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layout: post
title: Google Social Graph in RoR
date: 2008-03-03 00:07:00
updated: 2008-05-20 10:45:44
<div class="narrow-col">
<p>Have a look at my social graph in the sidebar on the <a href="/about" title="About Suffix">about</a> page. It shows a bunch of links to websites elsewhere on the web that are loosely related to me (e.g. my LinkedIn profile or Flickr photos) or my &ldquo;friends&rdquo;. These links are automatically collected based on <a href="" title="XHTML Friends Network" class="ext">XFN</a> and <a href="" title="Friend of a Friend (FOAF) project" class="ext">FOAF</a> data with the Google Social Graph <abbr title="Application Programming Interface">API</abbr>.</p>
<p>A <a href="" title="Social graph on Wikipedia" class="ext">social graph</a> consists of who an individual is connected to based on the type of connections. In the internet world people use XFN and FOAF to describe their connections with other peoples websites. These websites can be other websites of myself (such as my Flickr photo page) or a website of a friend of mine.</p>
{% highlight html %}
<a href="" rel="friend met">Jelle</a>
<a href="" rel="me">My photos</a>
{% endhighlight %}
<p>The previous 2 XFN examples describe my connections with <span class="vcard"><a class="url fn n" href=""><span class="given-name">Jelle</span><span class="family-name hidden"> Vandebeeck</span>
</a></span>'s website, a friend of mine, and my Flickr photo page. Now, I'm not the only one using this, thousands of links (blogs, LinkedIn profiles, Twitter profiles, etc.) have been marked up in this way. Wouldn't it be nice when we could visualize all these online connections?</p>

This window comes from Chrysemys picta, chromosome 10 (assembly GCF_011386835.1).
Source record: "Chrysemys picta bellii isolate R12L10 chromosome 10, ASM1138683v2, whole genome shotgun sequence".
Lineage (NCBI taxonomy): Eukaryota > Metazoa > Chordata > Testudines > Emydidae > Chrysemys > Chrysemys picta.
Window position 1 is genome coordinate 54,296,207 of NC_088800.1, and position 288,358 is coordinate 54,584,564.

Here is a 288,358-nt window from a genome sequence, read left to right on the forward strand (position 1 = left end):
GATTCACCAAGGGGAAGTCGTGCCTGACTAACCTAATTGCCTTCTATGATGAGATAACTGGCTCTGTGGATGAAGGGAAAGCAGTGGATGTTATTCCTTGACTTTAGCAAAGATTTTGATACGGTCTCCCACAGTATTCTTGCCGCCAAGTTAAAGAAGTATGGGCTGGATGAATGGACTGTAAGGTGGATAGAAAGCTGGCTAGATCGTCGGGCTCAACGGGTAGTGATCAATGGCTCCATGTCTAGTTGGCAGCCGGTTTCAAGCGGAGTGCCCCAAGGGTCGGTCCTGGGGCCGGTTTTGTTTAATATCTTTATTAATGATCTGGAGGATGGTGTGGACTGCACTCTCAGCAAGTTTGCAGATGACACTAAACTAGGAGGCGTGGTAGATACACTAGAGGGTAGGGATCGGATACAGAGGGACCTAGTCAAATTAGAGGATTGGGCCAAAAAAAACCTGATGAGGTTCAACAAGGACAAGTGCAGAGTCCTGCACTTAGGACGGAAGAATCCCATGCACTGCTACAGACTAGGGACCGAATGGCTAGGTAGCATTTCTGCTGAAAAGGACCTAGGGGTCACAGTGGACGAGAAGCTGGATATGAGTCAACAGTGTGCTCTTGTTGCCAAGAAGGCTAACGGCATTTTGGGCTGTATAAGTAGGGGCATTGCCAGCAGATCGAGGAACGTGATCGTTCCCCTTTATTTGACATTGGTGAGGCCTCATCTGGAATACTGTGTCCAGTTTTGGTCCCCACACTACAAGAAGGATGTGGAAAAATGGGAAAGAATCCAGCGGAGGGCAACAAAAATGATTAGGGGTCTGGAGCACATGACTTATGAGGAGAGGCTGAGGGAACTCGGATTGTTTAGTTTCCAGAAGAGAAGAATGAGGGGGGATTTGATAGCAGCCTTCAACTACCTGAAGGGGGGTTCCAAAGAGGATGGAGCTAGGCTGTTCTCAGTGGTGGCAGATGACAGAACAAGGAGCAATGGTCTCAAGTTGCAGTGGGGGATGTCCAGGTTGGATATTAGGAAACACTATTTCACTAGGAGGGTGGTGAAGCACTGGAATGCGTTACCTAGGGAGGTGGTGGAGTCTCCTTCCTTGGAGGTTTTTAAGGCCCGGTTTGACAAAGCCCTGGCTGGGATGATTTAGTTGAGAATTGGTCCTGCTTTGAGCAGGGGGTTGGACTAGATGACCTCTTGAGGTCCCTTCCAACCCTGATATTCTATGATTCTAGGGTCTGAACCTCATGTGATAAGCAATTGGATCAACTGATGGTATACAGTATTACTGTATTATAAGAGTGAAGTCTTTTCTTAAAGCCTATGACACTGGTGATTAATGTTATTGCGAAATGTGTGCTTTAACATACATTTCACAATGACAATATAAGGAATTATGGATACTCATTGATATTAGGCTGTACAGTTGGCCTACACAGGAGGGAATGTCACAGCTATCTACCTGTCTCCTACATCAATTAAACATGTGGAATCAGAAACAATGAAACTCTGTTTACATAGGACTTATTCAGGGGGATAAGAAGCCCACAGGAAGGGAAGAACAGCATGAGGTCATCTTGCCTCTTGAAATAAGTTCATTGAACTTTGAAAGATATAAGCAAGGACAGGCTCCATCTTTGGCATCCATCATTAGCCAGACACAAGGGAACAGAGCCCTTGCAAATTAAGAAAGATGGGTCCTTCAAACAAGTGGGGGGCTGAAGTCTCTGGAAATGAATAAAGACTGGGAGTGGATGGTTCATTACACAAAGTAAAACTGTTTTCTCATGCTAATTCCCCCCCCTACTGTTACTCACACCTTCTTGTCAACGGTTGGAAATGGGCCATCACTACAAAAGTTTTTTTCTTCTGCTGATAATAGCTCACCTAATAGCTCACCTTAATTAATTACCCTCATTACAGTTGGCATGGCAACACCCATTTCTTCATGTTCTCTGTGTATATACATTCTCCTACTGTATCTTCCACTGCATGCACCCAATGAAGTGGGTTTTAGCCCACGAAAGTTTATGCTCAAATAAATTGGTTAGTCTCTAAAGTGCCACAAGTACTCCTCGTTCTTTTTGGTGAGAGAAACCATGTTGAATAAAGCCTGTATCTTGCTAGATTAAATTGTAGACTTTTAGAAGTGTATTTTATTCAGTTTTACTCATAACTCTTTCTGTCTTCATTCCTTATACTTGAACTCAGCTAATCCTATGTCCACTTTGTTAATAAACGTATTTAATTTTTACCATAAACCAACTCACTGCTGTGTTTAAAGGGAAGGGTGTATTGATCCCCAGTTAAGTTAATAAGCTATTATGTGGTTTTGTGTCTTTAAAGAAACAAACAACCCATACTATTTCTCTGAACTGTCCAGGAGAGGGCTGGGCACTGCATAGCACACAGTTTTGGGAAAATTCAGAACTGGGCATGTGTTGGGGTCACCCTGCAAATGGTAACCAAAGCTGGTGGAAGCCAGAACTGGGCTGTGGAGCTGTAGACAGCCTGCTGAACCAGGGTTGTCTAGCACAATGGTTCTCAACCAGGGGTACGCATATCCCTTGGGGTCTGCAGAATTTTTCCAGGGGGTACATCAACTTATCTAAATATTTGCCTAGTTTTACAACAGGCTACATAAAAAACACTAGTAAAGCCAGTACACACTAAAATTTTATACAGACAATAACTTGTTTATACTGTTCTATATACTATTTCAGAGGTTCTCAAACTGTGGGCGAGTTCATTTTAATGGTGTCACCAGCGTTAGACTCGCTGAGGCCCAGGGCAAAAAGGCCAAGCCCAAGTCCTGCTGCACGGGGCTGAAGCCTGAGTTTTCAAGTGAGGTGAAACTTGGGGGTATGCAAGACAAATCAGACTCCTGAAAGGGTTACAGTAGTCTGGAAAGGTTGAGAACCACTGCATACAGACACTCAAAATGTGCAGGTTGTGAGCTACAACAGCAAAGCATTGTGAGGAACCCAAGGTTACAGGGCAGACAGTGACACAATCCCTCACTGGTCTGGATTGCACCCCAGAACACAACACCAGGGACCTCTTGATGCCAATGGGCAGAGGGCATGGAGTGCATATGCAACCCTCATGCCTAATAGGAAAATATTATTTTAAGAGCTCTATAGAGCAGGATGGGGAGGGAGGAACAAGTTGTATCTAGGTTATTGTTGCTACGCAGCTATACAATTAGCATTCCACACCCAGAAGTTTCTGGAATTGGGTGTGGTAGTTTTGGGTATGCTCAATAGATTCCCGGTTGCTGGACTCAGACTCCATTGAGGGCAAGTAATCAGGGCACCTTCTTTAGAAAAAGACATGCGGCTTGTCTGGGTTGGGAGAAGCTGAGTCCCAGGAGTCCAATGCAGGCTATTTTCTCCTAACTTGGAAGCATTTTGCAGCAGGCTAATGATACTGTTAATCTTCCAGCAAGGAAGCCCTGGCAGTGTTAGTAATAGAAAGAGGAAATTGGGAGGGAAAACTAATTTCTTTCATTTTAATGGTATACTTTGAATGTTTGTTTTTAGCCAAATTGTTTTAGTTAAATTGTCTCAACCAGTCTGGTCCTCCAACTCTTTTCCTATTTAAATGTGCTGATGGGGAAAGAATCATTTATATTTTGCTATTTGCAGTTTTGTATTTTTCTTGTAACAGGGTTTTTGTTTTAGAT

<p>Google recently released their <a href="" title="Google Social Graph API" class="ext">Social Graph API</a> which crawls the Google index for all XFN and FOAF enabled links based on a list of URL's. This returns a <abbr title="JavaScript Object Notation">JSON</abbr> response with all these links and the connection types associated with it. As the API is using the Google index you have access to a huge amount of data in a very fast way. On the downside the correctness of the data depends on the freshness of the Google index. Today my Twitter profile link still shows up in the results even though I removed my account a few months ago and the links in my previous blog post aren't found yet.</p>
<h2>Ruby on Rails implementation</h2>
<p>Let's have a look at the Ruby on Rails code to build our own social graph. First you'll need the JSON gem to parse the response from Google (the may be different in Rails 2.x, I didn't check).</p>
{% highlight html %}
gem install json
{% endhighlight %}
<p>Great, now lets ask Google for our social graph. I built an array with all the pages on this blog but for the sake of the example I will use a static array with some sample links.</p>
{% highlight ruby %}
require 'open-uri'
require 'json'
links = ['','']
url = "" + links.join(',') + "&amp;fme=0&amp;edi=1&amp;edo=0"
resp = Net::HTTP.get_response(URI.parse(url))
result = JSON.parse(resp.body)
graph =
for node in result['nodes']
for sub_node in node[1]['nodes_referenced_by']
graph << [ sub_node[0], sub_node[1]['types'] ]
{% endhighlight %}
<p>At the end we remove the duplicate URL's and there you have it, an array with all you XFN and FOAF friends linking to the given URL's. You can play around with the 3 parameters at the end of the Google URL:</p>
<table summary="List of possible URL parameters and their values">
<td>true, false, 1 or 0</td>
<td>Follow the &lsquo;me&rsquo; links found on the given URL's.<td>
<td>true, false, 1 or 0</td>
<td>Return a list with pages linking <strong>to</strong> the given URL's.<td>
<td>true, false, 1 or 0</td>
<td>Return a list with pages linked <strong>from</strong> the given URL's.<td>
<li>Google's Social Graph <a href="" title="Social Graph API Documentation" class="ext">API documentation</a>.</li>
<li>The very simple <a href="" title="JavaScript JSON Editor" class="ext">JavaScript JSON editor</a> is an easy way to visualize the JSON tree.</li>